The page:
Anyone interested or involved with the ATM industry is certainly aware of the impending demise of Windows 7. The official end of support date for the Windows 7 OS, January 14, 2020, is just around the corner, which means that 2019 is sure to be an interesting and exciting year for ATM deployers across the globe.
NCR has published a handy countdown clock on their website. Yet, personally, I think most organizations will be looking at a much earlier date for completing the migration, more like October or November of 2019. If this is the case, you may want to delete 90 or 100 days off the time left on the countdown clock.
And, while the clock is a useful reminder that we are nearing the end of life for Windows 7, time is already ticking down for Windows 10. In fact, several versions of the Windows 10 OS are already out of support.
So, how do we get off this treadmill and make this the last time that you’ll ever need to go through a Windows upgrade for your ATM fleet?
The ATM Industry Responds
Thankfully, the ATM Industry Association (ATMIA) as a significant effort underway to help accomplish that goal. Given the ongoing cost and complexity of managing the Windows environment for ATMs, along with the growing dominance of mobile technology, the ATMIA is leading an initiative to move the entire ATM industry forward toward the “Next Gen” ATM platform.
This effort started back in early 2017 when ATMIA published an RFI seeking input on how to the industry can get off the Windows merry-go-round to “Simplify, Rationalize, and Standardize” the next generation of ATMs. The purpose of the RFI was to gather feedback on how to reduce the growing cost and complexity of managing ATMs, while leveraging all the investments being made in developing applications for mobile devices.
Paragon was among a handful of industry leaders who joined the Consortium for Next Generation ATMs early, providing input and guidance on issues related to testing and certification that must be considered as we move forward toward the Next Generation of ATMs.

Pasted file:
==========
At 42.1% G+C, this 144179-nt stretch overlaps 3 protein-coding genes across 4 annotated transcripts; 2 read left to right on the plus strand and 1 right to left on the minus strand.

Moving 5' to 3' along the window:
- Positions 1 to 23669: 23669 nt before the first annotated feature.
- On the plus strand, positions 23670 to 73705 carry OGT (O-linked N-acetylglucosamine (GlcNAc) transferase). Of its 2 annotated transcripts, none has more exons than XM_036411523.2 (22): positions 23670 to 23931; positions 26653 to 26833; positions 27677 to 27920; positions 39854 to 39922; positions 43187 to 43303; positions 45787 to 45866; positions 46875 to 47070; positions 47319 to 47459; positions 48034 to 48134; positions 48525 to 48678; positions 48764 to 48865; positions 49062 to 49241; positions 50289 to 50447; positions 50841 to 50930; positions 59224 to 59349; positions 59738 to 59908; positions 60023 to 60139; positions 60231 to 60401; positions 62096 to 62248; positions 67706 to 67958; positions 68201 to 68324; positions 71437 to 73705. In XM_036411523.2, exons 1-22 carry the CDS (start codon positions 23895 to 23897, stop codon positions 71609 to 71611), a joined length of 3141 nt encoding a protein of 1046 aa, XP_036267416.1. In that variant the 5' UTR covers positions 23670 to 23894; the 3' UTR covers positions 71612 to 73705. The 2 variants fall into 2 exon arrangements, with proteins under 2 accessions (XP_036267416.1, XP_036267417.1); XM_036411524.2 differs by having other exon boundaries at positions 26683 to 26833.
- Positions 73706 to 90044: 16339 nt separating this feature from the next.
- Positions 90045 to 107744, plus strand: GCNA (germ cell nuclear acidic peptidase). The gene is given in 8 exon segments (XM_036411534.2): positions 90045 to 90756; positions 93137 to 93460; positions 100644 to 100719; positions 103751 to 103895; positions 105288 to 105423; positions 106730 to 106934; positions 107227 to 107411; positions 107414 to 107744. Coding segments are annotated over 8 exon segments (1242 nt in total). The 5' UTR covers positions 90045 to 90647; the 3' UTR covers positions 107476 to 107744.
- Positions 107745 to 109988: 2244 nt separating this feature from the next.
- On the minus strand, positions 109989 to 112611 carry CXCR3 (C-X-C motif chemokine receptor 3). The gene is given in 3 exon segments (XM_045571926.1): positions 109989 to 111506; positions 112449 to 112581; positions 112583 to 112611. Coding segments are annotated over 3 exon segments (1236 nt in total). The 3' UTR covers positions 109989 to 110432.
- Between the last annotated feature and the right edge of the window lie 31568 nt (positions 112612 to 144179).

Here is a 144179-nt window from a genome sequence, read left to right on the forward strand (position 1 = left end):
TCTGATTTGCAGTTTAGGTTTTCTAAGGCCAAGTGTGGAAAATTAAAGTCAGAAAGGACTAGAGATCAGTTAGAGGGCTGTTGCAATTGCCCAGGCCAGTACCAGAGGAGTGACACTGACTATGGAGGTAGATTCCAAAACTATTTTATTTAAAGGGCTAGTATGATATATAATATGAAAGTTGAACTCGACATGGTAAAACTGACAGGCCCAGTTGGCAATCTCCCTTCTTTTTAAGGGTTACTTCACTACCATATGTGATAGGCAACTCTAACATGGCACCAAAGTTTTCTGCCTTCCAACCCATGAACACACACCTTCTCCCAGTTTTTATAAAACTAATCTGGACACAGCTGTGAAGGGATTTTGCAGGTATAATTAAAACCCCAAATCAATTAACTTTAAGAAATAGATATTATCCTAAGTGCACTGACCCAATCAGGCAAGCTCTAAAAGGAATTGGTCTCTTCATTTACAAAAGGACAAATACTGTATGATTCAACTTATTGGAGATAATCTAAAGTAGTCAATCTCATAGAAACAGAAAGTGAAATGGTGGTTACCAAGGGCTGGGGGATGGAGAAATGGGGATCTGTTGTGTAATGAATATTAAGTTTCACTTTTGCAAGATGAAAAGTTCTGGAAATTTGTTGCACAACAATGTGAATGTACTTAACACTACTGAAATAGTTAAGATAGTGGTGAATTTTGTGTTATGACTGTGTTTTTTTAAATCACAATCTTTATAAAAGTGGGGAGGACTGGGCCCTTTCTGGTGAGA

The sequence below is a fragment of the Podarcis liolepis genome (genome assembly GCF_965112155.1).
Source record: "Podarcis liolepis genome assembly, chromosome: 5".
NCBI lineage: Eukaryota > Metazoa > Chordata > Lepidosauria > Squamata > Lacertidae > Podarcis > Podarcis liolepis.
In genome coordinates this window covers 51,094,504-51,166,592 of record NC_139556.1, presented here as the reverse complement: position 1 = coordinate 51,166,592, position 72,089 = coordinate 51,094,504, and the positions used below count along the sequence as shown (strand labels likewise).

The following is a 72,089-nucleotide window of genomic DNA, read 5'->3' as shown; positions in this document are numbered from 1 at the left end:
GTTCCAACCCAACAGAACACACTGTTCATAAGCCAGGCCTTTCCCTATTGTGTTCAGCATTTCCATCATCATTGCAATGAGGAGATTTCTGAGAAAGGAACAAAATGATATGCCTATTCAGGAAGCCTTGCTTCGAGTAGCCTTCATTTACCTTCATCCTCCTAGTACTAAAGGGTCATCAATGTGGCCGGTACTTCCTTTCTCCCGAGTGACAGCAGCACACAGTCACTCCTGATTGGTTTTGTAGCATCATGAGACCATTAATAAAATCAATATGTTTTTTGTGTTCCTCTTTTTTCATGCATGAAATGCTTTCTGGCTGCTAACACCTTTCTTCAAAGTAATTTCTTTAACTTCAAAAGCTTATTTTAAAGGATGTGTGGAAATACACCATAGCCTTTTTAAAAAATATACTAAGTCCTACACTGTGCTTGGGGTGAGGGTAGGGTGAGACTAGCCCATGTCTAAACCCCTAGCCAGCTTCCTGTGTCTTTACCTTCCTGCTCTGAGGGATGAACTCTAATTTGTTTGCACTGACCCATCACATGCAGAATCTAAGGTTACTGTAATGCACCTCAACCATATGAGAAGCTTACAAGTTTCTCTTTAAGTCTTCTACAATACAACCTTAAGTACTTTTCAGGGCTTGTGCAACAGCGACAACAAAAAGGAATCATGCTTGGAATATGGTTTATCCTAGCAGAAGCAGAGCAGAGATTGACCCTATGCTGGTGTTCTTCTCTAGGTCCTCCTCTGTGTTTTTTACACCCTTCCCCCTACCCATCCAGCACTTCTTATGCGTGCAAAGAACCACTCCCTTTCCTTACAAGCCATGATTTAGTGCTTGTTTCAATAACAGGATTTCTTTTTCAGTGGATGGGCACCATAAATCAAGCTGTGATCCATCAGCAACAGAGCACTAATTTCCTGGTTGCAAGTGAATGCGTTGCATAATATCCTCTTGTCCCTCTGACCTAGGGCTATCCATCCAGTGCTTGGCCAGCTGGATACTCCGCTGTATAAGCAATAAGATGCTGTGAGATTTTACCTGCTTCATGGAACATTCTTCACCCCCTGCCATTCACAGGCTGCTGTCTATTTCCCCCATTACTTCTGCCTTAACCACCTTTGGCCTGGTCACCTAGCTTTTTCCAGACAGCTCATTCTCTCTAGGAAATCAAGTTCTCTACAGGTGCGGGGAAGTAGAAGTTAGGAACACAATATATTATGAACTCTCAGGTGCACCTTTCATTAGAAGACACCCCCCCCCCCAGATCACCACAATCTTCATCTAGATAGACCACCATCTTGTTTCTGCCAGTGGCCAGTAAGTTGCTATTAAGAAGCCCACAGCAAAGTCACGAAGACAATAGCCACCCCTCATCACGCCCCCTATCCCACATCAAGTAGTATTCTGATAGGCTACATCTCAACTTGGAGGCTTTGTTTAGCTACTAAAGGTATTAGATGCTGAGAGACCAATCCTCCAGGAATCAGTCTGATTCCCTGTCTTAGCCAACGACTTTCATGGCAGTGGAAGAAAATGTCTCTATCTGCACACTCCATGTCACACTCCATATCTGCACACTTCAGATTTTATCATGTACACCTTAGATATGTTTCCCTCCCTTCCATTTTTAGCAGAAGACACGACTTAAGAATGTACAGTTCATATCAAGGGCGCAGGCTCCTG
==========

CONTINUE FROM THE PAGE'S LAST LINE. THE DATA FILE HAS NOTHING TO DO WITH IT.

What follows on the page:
Now more than year later, the importance of the ATMIA goals have really struck a chord in the marketplace. There are now more than 145 organizations participating in the program, with more joining every month.
ATMIA has made significant progress toward defining and refining what the Next Gen architecture will look like and is now ready to expand the initiative beyond the membership. The official launch announcement will be made at the 2018 ATM & Payments Innovation Summit, taking place on October 17th through 19th in Madrid.
Even if you are not planning to be in Spain at the Innovation Summit later this year, ATMIA has recently posted a great introductory video that provides an overview of the Next Gen initiative which details the rationale behind the effort, the key value drivers, as well an overview of the proposed blueprint for the Next Gen architecture. Speakers on the video include:
- Mike Lee, CEO of ATMIA
- Peter Kulik, Director of Digital ATM Technology at Citibank
- Donna Embry, Chief Payments Officer at Payment Alliance International
- Leland Englebardt, Practice Leader, Financial Services at Upshot Advisors
Given the momentum building behind the Next Gen ATM concept, it seems clear that the industry is ready to move beyond the Windows paradigm. The number of ATMs in use across the globe and the critical role they play for so many consumers means that this will require a significant effort by all parties, but for the channel to remain both viable and relevant, these changes will need to take place.
One piece of good news is that there are things that you can do now to help prepare for the future. By implementing “Next Gen” testing tools as a part of your Windows 10 migration, you can help position your organization to take advantage of the new ATM app-model more quickly and easily. Virtualization, automation and integration are the key attributes that you should be looking for to help make ensure that your ATM test platform supports your overall business goals - now and into the future.
So, when the countdown clock for Windows 7 finally expires in 2020, we will be almost halfway through the full life cycle of Windows 10. That means we get to start thinking and planning for the next migration all over again. Do you really want that to be another Windows upgrade?